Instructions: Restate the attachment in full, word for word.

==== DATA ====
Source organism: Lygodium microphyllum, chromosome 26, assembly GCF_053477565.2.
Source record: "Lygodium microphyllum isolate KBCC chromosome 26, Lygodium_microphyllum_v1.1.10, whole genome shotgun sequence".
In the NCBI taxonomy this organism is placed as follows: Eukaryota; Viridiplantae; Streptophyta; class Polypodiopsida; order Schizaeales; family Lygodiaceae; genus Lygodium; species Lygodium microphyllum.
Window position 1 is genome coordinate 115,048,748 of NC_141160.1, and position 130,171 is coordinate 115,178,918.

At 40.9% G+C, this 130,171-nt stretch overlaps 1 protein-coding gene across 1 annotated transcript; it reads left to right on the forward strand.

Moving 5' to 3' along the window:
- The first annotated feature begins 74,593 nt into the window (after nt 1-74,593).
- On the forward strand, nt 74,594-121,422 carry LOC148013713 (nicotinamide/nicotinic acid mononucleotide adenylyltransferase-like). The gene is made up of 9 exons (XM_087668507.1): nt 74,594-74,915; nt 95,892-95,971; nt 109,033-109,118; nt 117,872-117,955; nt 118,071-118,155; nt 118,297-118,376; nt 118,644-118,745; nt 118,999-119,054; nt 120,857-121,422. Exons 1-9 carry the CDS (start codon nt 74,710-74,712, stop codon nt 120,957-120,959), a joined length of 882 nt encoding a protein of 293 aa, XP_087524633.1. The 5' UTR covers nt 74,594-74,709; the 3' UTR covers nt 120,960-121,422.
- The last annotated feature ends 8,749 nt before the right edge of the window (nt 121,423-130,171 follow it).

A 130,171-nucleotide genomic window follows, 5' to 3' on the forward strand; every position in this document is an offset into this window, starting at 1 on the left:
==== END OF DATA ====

Source organism: Lygodium microphyllum, chromosome 26, assembly GCF_053477565.2.
Source record: "Lygodium microphyllum isolate KBCC chromosome 26, Lygodium_microphyllum_v1.1.10, whole genome shotgun sequence".
In the NCBI taxonomy this organism is placed as follows: Eukaryota; Viridiplantae; Streptophyta; class Polypodiopsida; order Schizaeales; family Lygodiaceae; genus Lygodium; species Lygodium microphyllum.
Window position 1 is genome coordinate 115,048,748 of NC_141160.1, and position 130,171 is coordinate 115,178,918.

At 40.9% G+C, this 130,171-nt stretch overlaps 1 protein-coding gene across 1 annotated transcript; it reads left to right on the forward strand.

Moving 5' to 3' along the window:
- The first annotated feature begins 74,593 nt into the window (after nt 1-74,593).
- On the forward strand, nt 74,594-121,422 carry LOC148013713 (nicotinamide/nicotinic acid mononucleotide adenylyltransferase-like). The gene is made up of 9 exons (XM_087668507.1): nt 74,594-74,915; nt 95,892-95,971; nt 109,033-109,118; nt 117,872-117,955; nt 118,071-118,155; nt 118,297-118,376; nt 118,644-118,745; nt 118,999-119,054; nt 120,857-121,422. Exons 1-9 carry the CDS (start codon nt 74,710-74,712, stop codon nt 120,957-120,959), a joined length of 882 nt encoding a protein of 293 aa, XP_087524633.1. The 5' UTR covers nt 74,594-74,709; the 3' UTR covers nt 120,960-121,422.
- The last annotated feature ends 8,749 nt before the right edge of the window (nt 121,423-130,171 follow it).

A 130,171-nucleotide genomic window follows, 5' to 3' on the forward strand; every position in this document is an offset into this window, starting at 1 on the left: